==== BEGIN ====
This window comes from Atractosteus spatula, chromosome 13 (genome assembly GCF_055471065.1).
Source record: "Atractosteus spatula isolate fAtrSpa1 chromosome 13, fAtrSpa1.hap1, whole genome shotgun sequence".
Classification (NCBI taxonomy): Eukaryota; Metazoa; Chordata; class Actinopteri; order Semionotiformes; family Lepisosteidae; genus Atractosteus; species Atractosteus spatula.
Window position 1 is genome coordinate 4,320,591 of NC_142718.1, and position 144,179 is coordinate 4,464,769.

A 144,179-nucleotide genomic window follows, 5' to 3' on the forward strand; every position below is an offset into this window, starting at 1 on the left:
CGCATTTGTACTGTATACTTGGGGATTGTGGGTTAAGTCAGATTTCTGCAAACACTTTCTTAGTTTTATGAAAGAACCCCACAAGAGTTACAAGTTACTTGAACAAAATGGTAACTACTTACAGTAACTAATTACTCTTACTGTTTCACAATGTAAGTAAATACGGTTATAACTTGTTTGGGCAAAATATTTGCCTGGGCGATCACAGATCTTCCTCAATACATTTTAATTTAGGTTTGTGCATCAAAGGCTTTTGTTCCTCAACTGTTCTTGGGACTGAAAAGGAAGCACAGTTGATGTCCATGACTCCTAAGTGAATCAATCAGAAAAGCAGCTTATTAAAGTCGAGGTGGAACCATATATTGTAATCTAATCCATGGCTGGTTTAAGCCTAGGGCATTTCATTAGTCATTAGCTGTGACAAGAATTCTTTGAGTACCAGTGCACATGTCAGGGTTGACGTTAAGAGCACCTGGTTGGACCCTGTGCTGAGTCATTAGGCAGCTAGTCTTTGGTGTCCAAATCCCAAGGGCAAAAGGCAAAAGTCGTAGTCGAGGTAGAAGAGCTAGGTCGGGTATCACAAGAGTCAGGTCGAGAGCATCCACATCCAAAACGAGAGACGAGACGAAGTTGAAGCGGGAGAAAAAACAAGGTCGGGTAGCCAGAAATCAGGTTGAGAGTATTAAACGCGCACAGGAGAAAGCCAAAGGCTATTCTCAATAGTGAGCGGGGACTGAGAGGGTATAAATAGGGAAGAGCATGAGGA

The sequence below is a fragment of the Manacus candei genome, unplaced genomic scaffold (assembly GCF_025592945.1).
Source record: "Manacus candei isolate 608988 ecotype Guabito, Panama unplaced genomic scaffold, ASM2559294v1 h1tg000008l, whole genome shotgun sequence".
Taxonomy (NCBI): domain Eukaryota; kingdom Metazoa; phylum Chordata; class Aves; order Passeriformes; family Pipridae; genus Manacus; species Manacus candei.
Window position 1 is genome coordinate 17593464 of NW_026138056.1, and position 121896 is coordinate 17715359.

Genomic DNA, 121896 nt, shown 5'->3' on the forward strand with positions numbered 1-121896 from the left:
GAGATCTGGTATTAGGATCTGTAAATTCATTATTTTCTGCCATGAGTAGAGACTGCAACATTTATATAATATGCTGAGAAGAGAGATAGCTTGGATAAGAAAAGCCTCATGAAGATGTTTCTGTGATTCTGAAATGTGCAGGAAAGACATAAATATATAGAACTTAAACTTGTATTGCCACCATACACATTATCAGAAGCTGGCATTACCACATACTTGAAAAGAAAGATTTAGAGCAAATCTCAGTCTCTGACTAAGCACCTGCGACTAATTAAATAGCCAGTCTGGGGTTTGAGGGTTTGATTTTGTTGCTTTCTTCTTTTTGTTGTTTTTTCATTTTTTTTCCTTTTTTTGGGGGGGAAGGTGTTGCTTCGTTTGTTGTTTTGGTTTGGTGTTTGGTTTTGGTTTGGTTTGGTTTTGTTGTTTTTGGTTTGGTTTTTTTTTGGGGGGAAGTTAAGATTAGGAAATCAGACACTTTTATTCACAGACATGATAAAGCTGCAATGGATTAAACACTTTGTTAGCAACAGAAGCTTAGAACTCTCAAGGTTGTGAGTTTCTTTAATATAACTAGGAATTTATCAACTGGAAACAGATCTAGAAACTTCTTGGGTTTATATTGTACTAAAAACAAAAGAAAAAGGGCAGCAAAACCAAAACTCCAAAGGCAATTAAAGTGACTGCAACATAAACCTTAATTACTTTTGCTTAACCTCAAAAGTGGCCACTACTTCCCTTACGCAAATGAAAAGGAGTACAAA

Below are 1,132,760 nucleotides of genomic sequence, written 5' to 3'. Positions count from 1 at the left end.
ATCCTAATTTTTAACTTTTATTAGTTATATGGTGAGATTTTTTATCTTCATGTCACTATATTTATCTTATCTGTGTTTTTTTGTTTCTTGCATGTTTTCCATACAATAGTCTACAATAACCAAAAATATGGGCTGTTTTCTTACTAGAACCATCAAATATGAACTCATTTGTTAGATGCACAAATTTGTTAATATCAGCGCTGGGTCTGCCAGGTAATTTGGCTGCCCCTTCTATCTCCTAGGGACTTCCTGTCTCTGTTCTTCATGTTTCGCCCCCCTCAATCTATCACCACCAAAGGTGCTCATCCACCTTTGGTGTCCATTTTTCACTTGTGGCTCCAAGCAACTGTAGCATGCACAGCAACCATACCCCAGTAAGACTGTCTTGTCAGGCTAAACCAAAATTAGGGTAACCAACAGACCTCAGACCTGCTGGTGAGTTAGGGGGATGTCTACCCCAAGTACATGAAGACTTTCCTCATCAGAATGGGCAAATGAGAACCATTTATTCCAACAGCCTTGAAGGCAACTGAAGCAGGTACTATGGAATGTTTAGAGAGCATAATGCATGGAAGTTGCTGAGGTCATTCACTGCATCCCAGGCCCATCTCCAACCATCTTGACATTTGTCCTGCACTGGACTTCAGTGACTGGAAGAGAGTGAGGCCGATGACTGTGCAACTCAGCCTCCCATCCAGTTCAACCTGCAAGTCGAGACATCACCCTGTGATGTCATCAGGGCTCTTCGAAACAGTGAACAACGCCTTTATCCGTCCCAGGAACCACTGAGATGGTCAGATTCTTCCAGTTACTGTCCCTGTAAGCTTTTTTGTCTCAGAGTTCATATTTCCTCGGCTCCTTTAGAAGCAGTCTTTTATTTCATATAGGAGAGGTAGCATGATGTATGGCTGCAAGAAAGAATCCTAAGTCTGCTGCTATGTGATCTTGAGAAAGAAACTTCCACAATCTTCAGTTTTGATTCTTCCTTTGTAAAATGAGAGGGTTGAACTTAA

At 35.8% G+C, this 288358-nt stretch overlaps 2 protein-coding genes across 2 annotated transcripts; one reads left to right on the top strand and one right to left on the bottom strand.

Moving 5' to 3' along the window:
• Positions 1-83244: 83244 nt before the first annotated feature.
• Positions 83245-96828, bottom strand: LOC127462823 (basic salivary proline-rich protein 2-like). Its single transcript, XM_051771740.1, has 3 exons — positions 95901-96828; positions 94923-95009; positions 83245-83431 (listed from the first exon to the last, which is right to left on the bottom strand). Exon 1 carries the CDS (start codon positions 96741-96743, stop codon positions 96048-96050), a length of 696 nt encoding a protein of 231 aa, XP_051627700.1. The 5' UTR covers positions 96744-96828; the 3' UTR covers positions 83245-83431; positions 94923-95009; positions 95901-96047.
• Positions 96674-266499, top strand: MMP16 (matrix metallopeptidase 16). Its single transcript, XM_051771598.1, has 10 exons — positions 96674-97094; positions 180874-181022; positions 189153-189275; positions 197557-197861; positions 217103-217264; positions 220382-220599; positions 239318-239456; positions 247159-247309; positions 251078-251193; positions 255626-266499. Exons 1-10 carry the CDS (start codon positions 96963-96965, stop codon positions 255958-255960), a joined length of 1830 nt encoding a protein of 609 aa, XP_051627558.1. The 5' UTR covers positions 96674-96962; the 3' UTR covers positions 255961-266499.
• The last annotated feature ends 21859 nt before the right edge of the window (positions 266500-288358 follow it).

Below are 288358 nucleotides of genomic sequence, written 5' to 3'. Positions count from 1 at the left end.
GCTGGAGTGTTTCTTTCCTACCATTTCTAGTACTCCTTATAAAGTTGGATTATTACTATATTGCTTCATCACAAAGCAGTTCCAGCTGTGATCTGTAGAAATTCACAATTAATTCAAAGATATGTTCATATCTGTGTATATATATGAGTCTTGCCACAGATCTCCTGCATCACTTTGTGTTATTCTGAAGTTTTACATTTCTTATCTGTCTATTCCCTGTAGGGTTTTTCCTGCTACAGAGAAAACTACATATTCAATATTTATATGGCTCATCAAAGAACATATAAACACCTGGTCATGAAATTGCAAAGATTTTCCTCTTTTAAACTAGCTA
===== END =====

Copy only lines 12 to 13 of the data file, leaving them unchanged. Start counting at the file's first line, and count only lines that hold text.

GAGATCTGGTATTAGGATCTGTAAATTCATTATTTTCTGCCATGAGTAGAGACTGCAACATTTATATAATATGCTGAGAAGAGAGATAGCTTGGATAAGAAAAGCCTCATGAAGATGTTTCTGTGATTCTGAAATGTGCAGGAAAGACATAAATATATAGAACTTAAACTTGTATTGCCACCATACACATTATCAGAAGCTGGCATTACCACATACTTGAAAAGAAAGATTTAGAGCAAATCTCAGTCTCTGACTAAGCACCTGCGACTAATTAAATAGCCAGTCTGGGGTTTGAGGGTTTGATTTTGTTGCTTTCTTCTTTTTGTTGTTTTTTCATTTTTTTTCCTTTTTTTGGGGGGGAAGGTGTTGCTTCGTTTGTTGTTTTGGTTTGGTGTTTGGTTTTGGTTTGGTTTGGTTTTGTTGTTTTTGGTTTGGTTTTTTTTTGGGGGGAAGTTAAGATTAGGAAATCAGACACTTTTATTCACAGACATGATAAAGCTGCAATGGATTAAACACTTTGTTAGCAACAGAAGCTTAGAACTCTCAAGGTTGTGAGTTTCTTTAATATAACTAGGAATTTATCAACTGGAAACAGATCTAGAAACTTCTTGGGTTTATATTGTACTAAAAACAAAAGAAAAAGGGCAGCAAAACCAAAACTCCAAAGGCAATTAAAGTGACTGCAACATAAACCTTAATTACTTTTGCTTAACCTCAAAAGTGGCCACTACTTCCCTTACGCAAATGAAAAGGAGTACAAA

Below are 1,132,760 nucleotides of genomic sequence, written 5' to 3'. Positions count from 1 at the left end.